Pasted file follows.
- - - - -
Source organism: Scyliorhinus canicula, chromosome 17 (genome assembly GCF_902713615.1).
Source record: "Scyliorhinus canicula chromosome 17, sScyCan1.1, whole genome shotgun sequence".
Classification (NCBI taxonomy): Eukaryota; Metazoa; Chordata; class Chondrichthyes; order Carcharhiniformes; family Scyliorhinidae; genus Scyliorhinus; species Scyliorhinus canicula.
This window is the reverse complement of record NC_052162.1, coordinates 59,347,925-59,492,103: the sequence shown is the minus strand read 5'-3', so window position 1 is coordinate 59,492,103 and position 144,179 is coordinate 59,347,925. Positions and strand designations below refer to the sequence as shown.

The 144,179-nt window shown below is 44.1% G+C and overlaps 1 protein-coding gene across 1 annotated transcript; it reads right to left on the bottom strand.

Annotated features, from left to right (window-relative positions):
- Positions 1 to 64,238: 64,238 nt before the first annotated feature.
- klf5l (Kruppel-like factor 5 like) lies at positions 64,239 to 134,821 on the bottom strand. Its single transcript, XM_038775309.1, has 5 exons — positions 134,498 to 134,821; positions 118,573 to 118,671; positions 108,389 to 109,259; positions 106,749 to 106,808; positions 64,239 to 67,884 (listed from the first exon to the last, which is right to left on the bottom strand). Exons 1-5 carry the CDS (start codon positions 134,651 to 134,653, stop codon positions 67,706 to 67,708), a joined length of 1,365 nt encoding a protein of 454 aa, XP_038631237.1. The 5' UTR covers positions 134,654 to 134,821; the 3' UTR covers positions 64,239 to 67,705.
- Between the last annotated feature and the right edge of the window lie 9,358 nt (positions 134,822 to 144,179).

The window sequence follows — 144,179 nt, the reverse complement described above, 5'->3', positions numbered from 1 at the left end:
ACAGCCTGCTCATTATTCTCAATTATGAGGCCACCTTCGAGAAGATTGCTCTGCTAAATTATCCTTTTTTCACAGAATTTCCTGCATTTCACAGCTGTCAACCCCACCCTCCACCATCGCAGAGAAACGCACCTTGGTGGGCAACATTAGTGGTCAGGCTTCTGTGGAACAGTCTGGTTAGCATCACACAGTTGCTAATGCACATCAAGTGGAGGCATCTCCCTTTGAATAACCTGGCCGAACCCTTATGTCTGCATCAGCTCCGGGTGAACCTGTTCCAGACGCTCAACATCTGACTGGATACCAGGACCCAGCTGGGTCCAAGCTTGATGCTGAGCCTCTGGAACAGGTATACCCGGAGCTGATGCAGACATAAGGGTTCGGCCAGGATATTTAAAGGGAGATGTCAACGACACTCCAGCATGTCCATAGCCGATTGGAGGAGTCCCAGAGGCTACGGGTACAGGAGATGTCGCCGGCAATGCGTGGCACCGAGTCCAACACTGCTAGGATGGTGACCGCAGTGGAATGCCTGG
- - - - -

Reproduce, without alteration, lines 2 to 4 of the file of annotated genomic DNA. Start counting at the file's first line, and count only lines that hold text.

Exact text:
Source record: "Scyliorhinus canicula chromosome 17, sScyCan1.1, whole genome shotgun sequence".
Classification (NCBI taxonomy): Eukaryota; Metazoa; Chordata; class Chondrichthyes; order Carcharhiniformes; family Scyliorhinidae; genus Scyliorhinus; species Scyliorhinus canicula.
This window is the reverse complement of record NC_052162.1, coordinates 59,347,925-59,492,103: the sequence shown is the minus strand read 5'-3', so window position 1 is coordinate 59,492,103 and position 144,179 is coordinate 59,347,925. Positions and strand designations below refer to the sequence as shown.